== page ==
TD Ameritrade’s former head of digital assets has joined the Federal Reserve Bank of Richmond.
Sunayna Tuteja is the Richmond Fed’s new chief innovation officer, the bank announced today. In her new role, she’ll “lead efforts to identify, research, enable and advocate for new technologies while fostering a culture of innovation, collaboration and experimentation.”
The Richmond Fed is one of 12 banks in the Federal Reserve System (when people refer to “the Fed,” they’re usually talking about the system on a national level). It serves the DMV (DC, Maryland, Virginia) area, as well as North and South Carolina.
Neither Tuteja nor the bank were immediately available for comment.
We are pleased to announce the appointment of Sunayna Tuteja as the Federal Reserve System’s chief #innovation officer! She will lead efforts to identify, research, enable and advocate for new technologies while fostering a culture of experimentation: https://t.co/7ltuh8JI4o pic.twitter.com/ON4pvek0xj
— Richmond Fed (@RichmondFed) February 22, 2021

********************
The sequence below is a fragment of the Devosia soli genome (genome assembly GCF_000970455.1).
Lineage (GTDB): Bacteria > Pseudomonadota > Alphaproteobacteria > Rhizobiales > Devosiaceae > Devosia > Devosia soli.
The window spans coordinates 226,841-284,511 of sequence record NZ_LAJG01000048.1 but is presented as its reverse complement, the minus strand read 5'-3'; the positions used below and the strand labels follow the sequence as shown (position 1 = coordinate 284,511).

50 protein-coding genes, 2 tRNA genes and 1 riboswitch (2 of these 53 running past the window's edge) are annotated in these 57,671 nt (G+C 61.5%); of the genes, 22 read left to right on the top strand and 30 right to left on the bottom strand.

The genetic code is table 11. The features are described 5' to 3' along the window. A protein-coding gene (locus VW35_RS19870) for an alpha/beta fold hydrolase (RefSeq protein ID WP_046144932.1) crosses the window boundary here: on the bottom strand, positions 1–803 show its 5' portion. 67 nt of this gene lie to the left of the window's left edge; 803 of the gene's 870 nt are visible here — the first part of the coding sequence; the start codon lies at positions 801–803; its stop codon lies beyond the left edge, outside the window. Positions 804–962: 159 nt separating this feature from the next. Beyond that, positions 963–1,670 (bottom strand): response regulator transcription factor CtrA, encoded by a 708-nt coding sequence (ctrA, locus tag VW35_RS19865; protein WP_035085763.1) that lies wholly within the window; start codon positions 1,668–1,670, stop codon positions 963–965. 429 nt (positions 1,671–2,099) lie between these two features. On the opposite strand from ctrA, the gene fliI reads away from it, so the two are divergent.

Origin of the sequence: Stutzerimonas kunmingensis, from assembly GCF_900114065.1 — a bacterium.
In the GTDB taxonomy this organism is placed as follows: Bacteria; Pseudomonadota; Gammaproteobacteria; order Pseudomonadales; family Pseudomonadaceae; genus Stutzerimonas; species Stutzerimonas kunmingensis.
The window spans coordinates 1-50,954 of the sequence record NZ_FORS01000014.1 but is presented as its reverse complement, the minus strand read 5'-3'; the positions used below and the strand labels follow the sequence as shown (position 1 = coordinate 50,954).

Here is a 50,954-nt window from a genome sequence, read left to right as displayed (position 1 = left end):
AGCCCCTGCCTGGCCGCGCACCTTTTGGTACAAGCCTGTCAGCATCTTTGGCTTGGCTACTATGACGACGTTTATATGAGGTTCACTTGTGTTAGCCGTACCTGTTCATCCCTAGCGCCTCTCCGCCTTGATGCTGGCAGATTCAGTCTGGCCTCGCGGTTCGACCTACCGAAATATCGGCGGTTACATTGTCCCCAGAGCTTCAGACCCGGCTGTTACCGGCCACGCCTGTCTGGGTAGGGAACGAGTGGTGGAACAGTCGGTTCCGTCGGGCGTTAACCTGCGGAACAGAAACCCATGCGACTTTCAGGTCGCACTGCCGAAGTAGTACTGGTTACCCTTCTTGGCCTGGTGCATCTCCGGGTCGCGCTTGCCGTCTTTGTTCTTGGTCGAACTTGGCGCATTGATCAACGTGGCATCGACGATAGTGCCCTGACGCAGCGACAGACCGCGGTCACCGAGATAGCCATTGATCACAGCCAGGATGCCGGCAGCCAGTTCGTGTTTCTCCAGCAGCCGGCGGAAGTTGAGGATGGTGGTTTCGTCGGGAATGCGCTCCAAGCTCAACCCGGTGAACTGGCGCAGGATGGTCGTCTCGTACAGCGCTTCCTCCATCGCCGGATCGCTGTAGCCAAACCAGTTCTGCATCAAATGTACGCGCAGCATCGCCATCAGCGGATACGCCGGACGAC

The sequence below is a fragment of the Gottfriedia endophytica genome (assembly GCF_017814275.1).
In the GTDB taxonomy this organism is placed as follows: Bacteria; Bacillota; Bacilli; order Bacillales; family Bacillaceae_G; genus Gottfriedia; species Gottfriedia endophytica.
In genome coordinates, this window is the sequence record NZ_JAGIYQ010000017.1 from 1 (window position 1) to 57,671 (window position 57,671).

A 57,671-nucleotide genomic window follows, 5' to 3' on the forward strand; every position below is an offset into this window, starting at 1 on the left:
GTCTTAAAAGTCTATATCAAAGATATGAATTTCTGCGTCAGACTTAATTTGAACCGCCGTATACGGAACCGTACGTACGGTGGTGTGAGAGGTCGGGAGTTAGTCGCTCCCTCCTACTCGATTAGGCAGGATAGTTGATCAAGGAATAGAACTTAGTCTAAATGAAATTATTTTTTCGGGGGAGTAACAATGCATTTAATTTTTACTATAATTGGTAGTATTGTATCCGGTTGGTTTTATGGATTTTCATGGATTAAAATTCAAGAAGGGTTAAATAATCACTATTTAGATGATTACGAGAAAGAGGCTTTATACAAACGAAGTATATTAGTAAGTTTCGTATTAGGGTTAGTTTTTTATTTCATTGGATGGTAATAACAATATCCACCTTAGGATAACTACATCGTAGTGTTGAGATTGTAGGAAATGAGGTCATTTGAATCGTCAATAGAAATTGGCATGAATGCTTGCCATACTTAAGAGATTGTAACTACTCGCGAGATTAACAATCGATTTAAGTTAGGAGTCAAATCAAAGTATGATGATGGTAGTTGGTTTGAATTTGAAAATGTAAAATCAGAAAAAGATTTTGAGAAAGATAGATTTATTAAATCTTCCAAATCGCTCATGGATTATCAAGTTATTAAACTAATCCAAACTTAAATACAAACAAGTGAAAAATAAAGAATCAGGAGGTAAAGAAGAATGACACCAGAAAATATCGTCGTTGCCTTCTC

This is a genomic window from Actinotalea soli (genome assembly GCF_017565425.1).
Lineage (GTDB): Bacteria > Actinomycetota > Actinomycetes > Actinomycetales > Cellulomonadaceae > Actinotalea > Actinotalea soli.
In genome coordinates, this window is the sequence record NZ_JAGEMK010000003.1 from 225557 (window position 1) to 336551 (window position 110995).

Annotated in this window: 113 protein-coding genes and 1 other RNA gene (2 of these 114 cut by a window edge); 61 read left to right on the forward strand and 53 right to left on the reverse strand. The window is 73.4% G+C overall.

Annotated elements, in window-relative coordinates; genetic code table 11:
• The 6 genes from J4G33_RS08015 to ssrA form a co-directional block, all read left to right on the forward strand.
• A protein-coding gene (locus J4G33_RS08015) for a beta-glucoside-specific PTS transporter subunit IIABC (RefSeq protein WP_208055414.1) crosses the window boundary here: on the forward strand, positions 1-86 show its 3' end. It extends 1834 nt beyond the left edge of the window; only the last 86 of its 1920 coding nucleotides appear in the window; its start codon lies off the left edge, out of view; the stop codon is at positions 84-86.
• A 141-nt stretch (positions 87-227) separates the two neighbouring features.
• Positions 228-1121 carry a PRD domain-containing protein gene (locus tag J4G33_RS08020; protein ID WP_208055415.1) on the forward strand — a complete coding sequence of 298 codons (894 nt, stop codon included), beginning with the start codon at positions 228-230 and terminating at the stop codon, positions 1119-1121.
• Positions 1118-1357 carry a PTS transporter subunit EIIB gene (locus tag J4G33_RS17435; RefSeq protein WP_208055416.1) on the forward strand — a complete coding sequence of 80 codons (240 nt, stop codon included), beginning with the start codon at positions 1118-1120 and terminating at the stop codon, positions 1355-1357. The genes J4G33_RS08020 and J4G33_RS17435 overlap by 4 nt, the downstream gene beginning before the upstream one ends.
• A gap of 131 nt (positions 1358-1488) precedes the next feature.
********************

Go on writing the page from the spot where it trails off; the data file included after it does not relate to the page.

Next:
Tuteja worked at TD Ameritrade for more than a decade; according to her LinkedIn page, she last worked as managing director, head of digital assets & distributed ledger tech, with a focus on “blockchain & crypto.” During her tenure, the company began approaching crypto with a slightly more open mind; in 2017, TD Ameritrade began supporting Bitcoin futures trades.
And in a profile, she described herself as a “crypto nerd.”
thing i admire most about the #bitcoin community is resilience.
sheer amount of shade & schadenfreude directed at bitcoin and the community over the years is enough to make anyone curl up into a ball. 1/3
— Sunayna (@Sunayna) December 16, 2020
Fed Chair Jerome Powell doesn’t really care about cryptocurrencies, but he recently said he’s at least keeping an eye on regulatory answers for state-controlled coins called CBDCs (central bank digital currencies). China is already piloting a CBDC, and several other countries and central banks around the world are currently in the process of developing their own.